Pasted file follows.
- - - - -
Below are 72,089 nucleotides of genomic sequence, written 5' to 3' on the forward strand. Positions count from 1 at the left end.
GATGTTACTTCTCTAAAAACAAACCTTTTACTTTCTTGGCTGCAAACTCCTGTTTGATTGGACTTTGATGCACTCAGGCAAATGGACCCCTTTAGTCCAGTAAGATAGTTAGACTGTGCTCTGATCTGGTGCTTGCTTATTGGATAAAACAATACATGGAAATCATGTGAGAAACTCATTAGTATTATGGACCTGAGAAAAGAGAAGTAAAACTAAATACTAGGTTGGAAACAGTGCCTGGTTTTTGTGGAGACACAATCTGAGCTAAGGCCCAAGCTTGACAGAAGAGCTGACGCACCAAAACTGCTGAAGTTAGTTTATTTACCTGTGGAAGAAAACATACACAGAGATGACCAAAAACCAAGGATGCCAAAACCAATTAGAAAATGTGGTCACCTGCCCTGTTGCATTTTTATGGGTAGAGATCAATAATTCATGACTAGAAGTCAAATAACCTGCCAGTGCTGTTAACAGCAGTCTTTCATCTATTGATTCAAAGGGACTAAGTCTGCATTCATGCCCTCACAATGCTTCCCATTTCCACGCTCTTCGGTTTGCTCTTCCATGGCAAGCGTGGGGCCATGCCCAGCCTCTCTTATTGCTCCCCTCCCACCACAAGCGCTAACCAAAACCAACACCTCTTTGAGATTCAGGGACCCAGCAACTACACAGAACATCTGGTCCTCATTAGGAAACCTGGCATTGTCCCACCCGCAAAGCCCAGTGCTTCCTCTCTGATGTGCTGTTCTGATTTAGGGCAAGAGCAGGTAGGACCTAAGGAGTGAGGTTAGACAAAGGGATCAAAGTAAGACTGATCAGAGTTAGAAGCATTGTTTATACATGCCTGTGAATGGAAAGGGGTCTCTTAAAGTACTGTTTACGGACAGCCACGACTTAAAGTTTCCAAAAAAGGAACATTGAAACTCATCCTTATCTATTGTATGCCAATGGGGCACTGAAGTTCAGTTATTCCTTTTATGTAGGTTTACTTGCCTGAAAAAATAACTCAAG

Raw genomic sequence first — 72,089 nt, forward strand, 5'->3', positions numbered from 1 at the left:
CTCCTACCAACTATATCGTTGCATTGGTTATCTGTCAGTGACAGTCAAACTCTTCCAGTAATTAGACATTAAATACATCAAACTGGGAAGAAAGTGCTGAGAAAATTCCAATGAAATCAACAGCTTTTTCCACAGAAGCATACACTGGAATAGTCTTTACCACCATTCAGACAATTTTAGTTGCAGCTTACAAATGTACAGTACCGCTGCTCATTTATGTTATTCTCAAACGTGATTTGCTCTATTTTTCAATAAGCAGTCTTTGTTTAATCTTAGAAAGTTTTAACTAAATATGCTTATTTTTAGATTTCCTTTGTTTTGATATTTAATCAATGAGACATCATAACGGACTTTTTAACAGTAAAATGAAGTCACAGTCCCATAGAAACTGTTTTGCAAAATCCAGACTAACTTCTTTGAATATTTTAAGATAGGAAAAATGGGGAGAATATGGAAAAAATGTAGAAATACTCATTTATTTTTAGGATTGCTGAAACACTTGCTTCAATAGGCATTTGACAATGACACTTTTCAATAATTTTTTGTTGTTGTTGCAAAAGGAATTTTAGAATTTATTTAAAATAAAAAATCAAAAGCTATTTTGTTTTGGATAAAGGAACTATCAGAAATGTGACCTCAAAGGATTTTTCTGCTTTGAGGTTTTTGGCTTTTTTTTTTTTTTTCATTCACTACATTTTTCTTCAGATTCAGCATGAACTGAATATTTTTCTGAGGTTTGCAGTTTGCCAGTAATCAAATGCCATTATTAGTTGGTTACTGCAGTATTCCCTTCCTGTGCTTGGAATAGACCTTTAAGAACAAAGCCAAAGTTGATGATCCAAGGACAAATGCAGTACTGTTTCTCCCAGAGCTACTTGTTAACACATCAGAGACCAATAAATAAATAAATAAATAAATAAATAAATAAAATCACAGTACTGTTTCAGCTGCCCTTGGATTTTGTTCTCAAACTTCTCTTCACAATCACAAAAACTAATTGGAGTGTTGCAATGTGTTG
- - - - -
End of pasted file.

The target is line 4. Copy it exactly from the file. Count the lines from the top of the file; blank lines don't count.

CTCCTACCAACTATATCGTTGCATTGGTTATCTGTCAGTGACAGTCAAACTCTTCCAGTAATTAGACATTAAATACATCAAACTGGGAAGAAAGTGCTGAGAAAATTCCAATGAAATCAACAGCTTTTTCCACAGAAGCATACACTGGAATAGTCTTTACCACCATTCAGACAATTTTAGTTGCAGCTTACAAATGTACAGTACCGCTGCTCATTTATGTTATTCTCAAACGTGATTTGCTCTATTTTTCAATAAGCAGTCTTTGTTTAATCTTAGAAAGTTTTAACTAAATATGCTTATTTTTAGATTTCCTTTGTTTTGATATTTAATCAATGAGACATCATAACGGACTTTTTAACAGTAAAATGAAGTCACAGTCCCATAGAAACTGTTTTGCAAAATCCAGACTAACTTCTTTGAATATTTTAAGATAGGAAAAATGGGGAGAATATGGAAAAAATGTAGAAATACTCATTTATTTTTAGGATTGCTGAAACACTTGCTTCAATAGGCATTTGACAATGACACTTTTCAATAATTTTTTGTTGTTGTTGCAAAAGGAATTTTAGAATTTATTTAAAATAAAAAATCAAAAGCTATTTTGTTTTGGATAAAGGAACTATCAGAAATGTGACCTCAAAGGATTTTTCTGCTTTGAGGTTTTTGGCTTTTTTTTTTTTTTTCATTCACTACATTTTTCTTCAGATTCAGCATGAACTGAATATTTTTCTGAGGTTTGCAGTTTGCCAGTAATCAAATGCCATTATTAGTTGGTTACTGCAGTATTCCCTTCCTGTGCTTGGAATAGACCTTTAAGAACAAAGCCAAAGTTGATGATCCAAGGACAAATGCAGTACTGTTTCTCCCAGAGCTACTTGTTAACACATCAGAGACCAATAAATAAATAAATAAATAAATAAATAAATAAAATCACAGTACTGTTTCAGCTGCCCTTGGATTTTGTTCTCAAACTTCTCTTCACAATCACAAAAACTAATTGGAGTGTTGCAATGTGTTG